If you’re both on the same page, you can figure out the finer points of an artist’s tax return with a few calls and the ability to read.

It’s also really important to be clear on an accountant’s fees, and what’s included in their service. In my experience, there’s a massive disparity in accountancy fees. From what I can see,

some accountants are like handbags. Their price is based on prestige, rather than the actual product.

For example, the exact same accountancy service – auditing – can cost €800 or €2000, based on the status of the firm. Filing a tax return can cost €240 or €0, depending on the accountant. This makes it even more important to research your accountancy options!

So if I could go back in time and get an accountant for the first time, I would… 

  1. Ask MULTIPLE, seniorself-employed people in my artform to recommend an accountant
  2. Interview multiple accountants, doing my best to evaluate who has integrity, getting information on how they structure and charge for their services, and asking about their experience working with artists. 

So if you’re at that stage, you may appreciate these brainstorming questions … 

  1. Is there any senior self-employed artists in your artform you have a good relationship with, whom you could ask for recommendations?
  2. Is there any self-employed artists outside your artform you could ask for recommendations? E.g. do you know any playwrights, authors, poets, composers, classical musicians, pop musicians, trad musicians, rock musicians, visual artists, sculptors, actors, directors, or theatre technicians you could contact? 
  3. Do you know any self-employed people, whose opinion you respect, who could recommend someone?
  4. Best of all… do you know of anyone in your artform who double-jobs as an accountant? E.g. a theatre maker who did accountancy in college, an uilleann piper who’s an accountancy teacher?

I would ring up 3 people from that list and ask for their recommendations. (If I couldn’t think of any self-employed referees, I would simply Google ‘accountant arts <my local area>’).

I would ring up my shortlist of recommended (or Googled) accountants, and informally interview them on the phone / during a free initial consultation. 

I would then choose an accountant based on these factors, in this order …

  • their integrity – this is crucial.
  • how much of a good communicator they are – if you don’t understand what’s going on with your money, you are dangerously vulnerable. It is vital that they communicate clearly and promptly about your finances.
  • their availability – it’s no use having a genius accountant if you’re not a priority for them. 
  • their location – I like to meet my accountant in person for an initial consultation, and thereafter once every year / two years. 
  • their cost – all other things being equal…
  • how much I like them – bring on the craic!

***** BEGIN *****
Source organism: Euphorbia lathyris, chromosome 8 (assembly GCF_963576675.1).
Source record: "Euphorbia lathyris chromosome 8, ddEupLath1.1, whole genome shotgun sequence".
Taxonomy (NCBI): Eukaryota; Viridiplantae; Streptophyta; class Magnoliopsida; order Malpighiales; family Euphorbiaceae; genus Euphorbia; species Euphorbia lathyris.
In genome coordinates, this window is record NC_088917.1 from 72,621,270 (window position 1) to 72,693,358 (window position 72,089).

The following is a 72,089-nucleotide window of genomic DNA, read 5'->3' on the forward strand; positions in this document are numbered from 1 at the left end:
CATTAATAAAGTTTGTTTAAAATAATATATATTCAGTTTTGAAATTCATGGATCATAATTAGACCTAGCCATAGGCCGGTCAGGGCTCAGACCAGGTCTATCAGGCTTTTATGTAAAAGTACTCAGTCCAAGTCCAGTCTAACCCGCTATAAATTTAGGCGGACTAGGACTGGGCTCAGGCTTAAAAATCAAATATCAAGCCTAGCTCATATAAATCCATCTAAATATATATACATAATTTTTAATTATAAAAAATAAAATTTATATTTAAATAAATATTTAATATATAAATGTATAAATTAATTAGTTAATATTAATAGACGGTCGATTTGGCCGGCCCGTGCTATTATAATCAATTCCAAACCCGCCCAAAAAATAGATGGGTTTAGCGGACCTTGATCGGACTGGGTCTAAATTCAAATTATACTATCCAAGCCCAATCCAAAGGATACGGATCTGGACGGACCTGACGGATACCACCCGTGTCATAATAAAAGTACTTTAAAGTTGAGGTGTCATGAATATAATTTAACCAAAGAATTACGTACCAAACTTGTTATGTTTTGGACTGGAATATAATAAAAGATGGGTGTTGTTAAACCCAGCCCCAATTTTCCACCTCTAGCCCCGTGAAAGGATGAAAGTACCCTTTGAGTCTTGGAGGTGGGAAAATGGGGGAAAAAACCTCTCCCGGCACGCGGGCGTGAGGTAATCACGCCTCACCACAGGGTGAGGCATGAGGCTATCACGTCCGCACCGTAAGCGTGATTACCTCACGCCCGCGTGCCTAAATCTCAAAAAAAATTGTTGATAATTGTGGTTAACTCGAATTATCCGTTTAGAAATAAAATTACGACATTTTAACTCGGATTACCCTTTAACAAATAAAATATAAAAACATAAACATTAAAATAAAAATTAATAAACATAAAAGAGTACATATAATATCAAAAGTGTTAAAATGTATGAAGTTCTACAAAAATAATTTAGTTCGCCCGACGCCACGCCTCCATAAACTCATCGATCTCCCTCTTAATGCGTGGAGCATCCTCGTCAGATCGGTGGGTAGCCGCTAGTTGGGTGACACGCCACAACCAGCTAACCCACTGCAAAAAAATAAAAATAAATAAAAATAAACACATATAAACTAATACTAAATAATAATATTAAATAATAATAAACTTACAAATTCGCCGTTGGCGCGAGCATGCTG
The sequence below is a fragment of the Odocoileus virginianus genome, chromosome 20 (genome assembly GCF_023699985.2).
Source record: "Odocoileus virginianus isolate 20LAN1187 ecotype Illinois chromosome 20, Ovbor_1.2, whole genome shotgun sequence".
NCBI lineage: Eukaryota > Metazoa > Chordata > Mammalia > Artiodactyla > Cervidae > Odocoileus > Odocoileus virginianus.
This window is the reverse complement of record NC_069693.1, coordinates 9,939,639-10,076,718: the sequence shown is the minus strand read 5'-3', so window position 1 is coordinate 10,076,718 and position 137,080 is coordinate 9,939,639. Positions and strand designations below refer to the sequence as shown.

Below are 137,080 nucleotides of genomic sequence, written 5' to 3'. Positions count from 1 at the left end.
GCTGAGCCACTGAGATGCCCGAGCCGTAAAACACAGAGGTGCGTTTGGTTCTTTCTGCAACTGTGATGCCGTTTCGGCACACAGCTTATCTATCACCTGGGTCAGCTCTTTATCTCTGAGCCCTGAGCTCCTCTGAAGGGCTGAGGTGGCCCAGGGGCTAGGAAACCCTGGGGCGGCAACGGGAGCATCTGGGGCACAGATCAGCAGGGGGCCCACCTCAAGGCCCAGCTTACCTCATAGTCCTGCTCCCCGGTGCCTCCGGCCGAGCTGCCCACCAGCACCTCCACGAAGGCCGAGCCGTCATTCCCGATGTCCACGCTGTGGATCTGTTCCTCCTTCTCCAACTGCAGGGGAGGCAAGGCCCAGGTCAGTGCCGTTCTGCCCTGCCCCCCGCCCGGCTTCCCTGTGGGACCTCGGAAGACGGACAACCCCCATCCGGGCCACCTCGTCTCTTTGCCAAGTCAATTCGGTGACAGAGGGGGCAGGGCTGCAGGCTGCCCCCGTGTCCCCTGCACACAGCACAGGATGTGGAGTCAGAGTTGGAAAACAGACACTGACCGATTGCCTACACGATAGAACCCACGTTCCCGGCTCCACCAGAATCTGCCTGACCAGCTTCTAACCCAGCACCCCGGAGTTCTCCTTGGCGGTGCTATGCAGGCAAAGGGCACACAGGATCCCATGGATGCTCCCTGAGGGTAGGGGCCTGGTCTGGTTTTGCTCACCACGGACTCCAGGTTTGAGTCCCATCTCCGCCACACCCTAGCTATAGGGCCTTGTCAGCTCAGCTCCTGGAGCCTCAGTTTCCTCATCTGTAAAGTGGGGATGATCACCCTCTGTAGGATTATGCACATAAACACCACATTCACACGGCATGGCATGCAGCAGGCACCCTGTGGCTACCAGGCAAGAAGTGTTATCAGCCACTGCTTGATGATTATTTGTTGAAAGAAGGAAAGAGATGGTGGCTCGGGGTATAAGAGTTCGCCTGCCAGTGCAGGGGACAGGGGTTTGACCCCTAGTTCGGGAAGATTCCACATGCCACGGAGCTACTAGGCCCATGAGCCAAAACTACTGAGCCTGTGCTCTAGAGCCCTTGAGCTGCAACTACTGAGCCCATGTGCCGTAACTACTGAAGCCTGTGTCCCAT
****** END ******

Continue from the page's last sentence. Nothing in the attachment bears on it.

• their experience in the arts – this is a cherry on the comptrolling cake! 

So that’s my two bitcoins. I hope you learn from my experience, and that these ideas help you find a brilliant book-keeper!!

Intentional Dialogue

Lately, a good friend sent me a link to a video on ‘Intentional Dialogue’, a relationship tool invented by Harville Hendrix. I found it really helpful for changing an argument into a constructive conversation.

For me, the best approach was to watch the video. Here’s a brief summary:

  • The person who wants the dialogue is the ‘sender’, the other is the ‘receiver’.
  • The sender asks for an intentional dialogue. The receiver agrees to do intentional dialogue within the next 24 hours. (pro tip: ensure neither of you are hungry or tired before beginning the intentional dialogue.)
  • Sender says ‘When … , I feel ….’
  • Receiver says ‘What I’m hearing you say is . . . ‘ and repeats the sender’s words back to them
  • Receiver asks ‘Did I get it?’
  • Receiver asks ‘Is there more?’
  • When the sender has finished speaking, the receiver puts themselves in their shoes, and empathises. ‘I can imagine that when …. ‘

There are full instructions here: https://www.relationshipjourney.com/dialoguetipsdawn-print.html

I suspect that if we all listened more deeply, our relationships, plus our music, would improve! Here’s to more listening in our world.

xxÚ

Decision-making: advice from a priest, a Google exec, and Tony Robbins

One thing I really struggle with is making decisions. For years I’ve read books and articles, listened to podcasts, and asked wise people (including a karate black belt and a priest) for advice on how to make good decisions. Lately I decided (! 🙂 ) to synthesize all the pertinent ideas I’ve found into one system.

1. Avoid and minimise

Decision-making is what shapes our lives, but it also takes time and energy. So how about conserving your decision-making mojo for the big ones? Be like Barack Obama, who only wears 2 colours of suit, and if you can avoid a decision, do.

2. Limit the time allowed